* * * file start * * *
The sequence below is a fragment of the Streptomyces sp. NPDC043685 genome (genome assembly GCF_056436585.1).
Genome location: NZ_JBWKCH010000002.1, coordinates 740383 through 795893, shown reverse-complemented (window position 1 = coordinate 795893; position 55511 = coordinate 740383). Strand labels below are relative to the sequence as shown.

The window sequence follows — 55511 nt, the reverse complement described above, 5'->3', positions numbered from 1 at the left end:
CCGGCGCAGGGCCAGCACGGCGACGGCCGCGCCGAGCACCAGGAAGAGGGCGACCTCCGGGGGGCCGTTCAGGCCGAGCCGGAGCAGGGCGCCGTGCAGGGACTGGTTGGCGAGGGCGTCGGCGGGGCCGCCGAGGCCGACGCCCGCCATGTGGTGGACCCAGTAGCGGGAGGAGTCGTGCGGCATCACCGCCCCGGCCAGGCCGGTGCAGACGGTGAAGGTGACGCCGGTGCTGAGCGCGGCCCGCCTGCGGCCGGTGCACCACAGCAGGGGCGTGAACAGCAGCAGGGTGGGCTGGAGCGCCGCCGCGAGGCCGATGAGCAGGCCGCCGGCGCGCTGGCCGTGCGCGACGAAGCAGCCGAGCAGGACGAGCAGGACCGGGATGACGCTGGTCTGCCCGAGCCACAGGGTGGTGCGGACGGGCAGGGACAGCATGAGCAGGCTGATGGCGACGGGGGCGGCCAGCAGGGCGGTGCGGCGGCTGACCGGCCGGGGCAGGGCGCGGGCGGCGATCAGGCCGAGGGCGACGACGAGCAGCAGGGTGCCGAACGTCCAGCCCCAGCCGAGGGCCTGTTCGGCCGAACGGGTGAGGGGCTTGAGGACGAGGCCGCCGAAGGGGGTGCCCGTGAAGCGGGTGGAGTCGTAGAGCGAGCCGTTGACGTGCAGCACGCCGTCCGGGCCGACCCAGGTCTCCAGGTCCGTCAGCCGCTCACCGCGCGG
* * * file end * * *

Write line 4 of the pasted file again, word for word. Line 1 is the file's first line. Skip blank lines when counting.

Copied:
CCGGCGCAGGGCCAGCACGGCGACGGCCGCGCCGAGCACCAGGAAGAGGGCGACCTCCGGGGGGCCGTTCAGGCCGAGCCGGAGCAGGGCGCCGTGCAGGGACTGGTTGGCGAGGGCGTCGGCGGGGCCGCCGAGGCCGACGCCCGCCATGTGGTGGACCCAGTAGCGGGAGGAGTCGTGCGGCATCACCGCCCCGGCCAGGCCGGTGCAGACGGTGAAGGTGACGCCGGTGCTGAGCGCGGCCCGCCTGCGGCCGGTGCACCACAGCAGGGGCGTGAACAGCAGCAGGGTGGGCTGGAGCGCCGCCGCGAGGCCGATGAGCAGGCCGCCGGCGCGCTGGCCGTGCGCGACGAAGCAGCCGAGCAGGACGAGCAGGACCGGGATGACGCTGGTCTGCCCGAGCCACAGGGTGGTGCGGACGGGCAGGGACAGCATGAGCAGGCTGATGGCGACGGGGGCGGCCAGCAGGGCGGTGCGGCGGCTGACCGGCCGGGGCAGGGCGCGGGCGGCGATCAGGCCGAGGGCGACGACGAGCAGCAGGGTGCCGAACGTCCAGCCCCAGCCGAGGGCCTGTTCGGCCGAACGGGTGAGGGGCTTGAGGACGAGGCCGCCGAAGGGGGTGCCCGTGAAGCGGGTGGAGTCGTAGAGCGAGCCGTTGACGTGCAGCACGCCGTCCGGGCCGACCCAGGTCTCCAGGTCCGTCAGCCGCTCACCGCGCGG